Force versus Feeling

A second challenge to develop swimmers’ feel for the water belongs to those who Swim Smooth call the Arnies – typically people who come to swimming from a background of heavy gym work and a mentality of pushing through pain, water... in fact anything foolish enough to get in their way.  They tend to look like they are in a fight with the water, expending a lot of energy without much to show for it other than breathless frustration.

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Getting on top of the breathing is again a fundamental and unavoidable step before worrying about technique.  But how to cultivate the in-tune feel for the water that will unlock all that effort?

A big challenge is to try to slow everything down – often I’ll need to ask someone to swim at half the speed they’ve just done what was meant to be their easy warm up.  Swim Smooth call this “taming the Arnie”.

I also try to be very conscious of never answering their question of how something looked before I first find out how it felt.  But initially at least going on about feel for the water is unlikely to cut much ice with these guys (and they do seem to be mainly men).  So I tend to focus more on the feel of the muscles – which ones are engaged and whether they feel a surge as they haul themselves through the water.  Doing it wrong – half a length with clenched fists or deliberately hitting the water flat – then half a length doing it right also seems to help develop the feel of the stroke working.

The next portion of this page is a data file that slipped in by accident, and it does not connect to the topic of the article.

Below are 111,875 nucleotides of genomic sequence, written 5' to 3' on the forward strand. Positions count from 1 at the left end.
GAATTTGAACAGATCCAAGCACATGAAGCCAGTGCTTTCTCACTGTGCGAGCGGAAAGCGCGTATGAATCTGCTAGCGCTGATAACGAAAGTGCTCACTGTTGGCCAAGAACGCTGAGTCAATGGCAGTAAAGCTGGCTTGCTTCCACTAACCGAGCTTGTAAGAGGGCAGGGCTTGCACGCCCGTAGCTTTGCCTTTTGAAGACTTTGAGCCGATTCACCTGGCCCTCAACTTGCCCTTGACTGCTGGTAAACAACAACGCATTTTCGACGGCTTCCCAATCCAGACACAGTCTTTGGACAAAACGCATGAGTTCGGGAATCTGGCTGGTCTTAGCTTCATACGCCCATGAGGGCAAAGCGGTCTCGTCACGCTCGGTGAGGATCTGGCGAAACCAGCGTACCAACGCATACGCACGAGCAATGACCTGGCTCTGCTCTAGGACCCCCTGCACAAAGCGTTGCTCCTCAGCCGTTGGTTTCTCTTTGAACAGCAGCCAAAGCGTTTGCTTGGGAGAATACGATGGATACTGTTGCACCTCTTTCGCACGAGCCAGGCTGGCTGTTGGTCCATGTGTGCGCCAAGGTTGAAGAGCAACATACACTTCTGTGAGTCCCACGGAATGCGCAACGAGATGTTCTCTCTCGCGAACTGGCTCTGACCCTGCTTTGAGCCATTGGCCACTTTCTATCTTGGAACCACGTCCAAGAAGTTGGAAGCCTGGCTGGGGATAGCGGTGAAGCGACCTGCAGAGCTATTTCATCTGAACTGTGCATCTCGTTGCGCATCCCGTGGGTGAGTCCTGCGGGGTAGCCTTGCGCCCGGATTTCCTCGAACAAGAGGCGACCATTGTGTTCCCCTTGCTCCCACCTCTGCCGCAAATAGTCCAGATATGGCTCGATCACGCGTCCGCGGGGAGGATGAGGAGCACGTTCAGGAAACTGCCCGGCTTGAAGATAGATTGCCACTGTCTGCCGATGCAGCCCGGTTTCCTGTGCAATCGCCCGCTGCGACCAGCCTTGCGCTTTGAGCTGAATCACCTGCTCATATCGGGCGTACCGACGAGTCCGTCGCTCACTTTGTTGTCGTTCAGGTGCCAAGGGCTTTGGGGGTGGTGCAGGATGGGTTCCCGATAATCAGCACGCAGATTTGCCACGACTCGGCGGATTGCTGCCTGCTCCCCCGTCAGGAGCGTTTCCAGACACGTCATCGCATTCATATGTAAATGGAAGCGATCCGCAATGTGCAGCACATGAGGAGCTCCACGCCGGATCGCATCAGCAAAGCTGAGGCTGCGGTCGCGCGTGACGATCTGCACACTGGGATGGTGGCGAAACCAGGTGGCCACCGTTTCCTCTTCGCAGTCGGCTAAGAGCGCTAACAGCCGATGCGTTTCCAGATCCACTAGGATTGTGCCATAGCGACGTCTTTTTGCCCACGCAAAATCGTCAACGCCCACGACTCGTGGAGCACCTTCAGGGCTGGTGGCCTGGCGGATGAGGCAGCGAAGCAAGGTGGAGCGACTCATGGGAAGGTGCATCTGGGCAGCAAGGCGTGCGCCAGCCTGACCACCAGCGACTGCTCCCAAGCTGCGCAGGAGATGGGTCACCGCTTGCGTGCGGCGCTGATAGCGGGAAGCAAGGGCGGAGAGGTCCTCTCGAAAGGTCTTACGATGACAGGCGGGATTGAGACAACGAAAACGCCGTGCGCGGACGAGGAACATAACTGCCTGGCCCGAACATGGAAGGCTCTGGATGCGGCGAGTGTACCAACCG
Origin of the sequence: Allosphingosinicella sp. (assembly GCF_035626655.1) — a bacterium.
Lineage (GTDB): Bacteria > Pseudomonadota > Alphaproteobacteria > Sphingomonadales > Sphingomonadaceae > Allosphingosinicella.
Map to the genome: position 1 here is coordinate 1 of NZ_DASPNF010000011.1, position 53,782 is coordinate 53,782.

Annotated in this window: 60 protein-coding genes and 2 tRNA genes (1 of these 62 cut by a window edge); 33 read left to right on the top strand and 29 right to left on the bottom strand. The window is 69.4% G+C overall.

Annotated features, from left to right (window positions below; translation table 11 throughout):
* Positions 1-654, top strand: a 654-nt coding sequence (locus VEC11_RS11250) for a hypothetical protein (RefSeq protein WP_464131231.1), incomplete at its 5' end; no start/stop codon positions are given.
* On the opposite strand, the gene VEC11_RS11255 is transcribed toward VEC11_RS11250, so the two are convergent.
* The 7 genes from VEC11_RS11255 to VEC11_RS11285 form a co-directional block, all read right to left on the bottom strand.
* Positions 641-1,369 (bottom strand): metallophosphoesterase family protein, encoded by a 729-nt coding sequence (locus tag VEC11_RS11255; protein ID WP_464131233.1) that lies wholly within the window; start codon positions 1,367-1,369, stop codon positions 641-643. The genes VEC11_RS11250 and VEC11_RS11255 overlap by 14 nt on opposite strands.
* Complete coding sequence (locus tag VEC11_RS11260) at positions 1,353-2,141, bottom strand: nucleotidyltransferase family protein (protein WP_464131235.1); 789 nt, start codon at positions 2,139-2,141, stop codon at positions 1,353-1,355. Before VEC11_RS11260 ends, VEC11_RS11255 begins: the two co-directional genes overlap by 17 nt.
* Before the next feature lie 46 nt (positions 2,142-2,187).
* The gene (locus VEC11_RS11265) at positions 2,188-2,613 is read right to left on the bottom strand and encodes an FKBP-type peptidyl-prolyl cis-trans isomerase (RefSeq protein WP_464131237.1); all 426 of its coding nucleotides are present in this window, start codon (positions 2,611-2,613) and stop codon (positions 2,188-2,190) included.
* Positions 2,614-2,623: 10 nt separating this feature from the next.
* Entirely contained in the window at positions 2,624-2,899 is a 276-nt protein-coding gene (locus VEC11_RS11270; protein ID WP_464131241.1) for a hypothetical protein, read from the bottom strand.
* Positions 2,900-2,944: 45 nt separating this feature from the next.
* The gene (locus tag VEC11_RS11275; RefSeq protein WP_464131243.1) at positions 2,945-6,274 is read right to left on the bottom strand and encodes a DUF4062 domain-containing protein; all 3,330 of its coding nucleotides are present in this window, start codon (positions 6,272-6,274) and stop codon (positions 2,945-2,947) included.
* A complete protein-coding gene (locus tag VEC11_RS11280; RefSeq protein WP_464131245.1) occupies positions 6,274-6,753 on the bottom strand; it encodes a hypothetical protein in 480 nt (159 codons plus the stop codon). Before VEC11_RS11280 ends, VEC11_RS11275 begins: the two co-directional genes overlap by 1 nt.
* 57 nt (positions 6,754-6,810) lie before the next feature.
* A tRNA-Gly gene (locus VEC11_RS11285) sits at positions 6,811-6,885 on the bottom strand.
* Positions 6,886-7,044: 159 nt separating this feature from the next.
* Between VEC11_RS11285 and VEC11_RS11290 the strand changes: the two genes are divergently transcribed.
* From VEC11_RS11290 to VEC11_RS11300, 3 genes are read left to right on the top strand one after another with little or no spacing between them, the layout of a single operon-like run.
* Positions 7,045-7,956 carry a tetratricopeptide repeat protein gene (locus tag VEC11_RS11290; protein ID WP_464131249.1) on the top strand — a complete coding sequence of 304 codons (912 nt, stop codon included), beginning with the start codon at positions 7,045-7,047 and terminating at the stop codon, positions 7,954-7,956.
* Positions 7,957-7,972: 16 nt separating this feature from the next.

To have some fun in Club sessions I sometimes finish with a Splashless Challenge in mixed ability relay teams.  The winning lane is the one with the smoothest, most splash-less, stealth like hand entry, not the fastest.

Over-thinking versus Feeling

The final type of challenge is with novice swimmers who are perhaps the complete opposite of the Arnies – those swimmers who look as if they don’t want to disturb the water as they carefully, almost gracefully, place their arms.  Like serene swans, below the water inevitably they will often be kicking frantically to make up for the loss of propulsion at the front of their stroke.  Swim Smooth call these the Bambinos.

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My sense is that some of this comes from over-thinking – of being too mindful of placing their hands in the water, one after the other with a big pause when its time to take a breath.  Ironically, for all that careful placement, the hand entry position often needs correcting.  But even when that’s done, there doesn’t seem to be the momentum and efficient movement we want.  How to develop a freer, more fluent and effective feel of continuous, rhythmic movement in the water?  And a bit of oomph?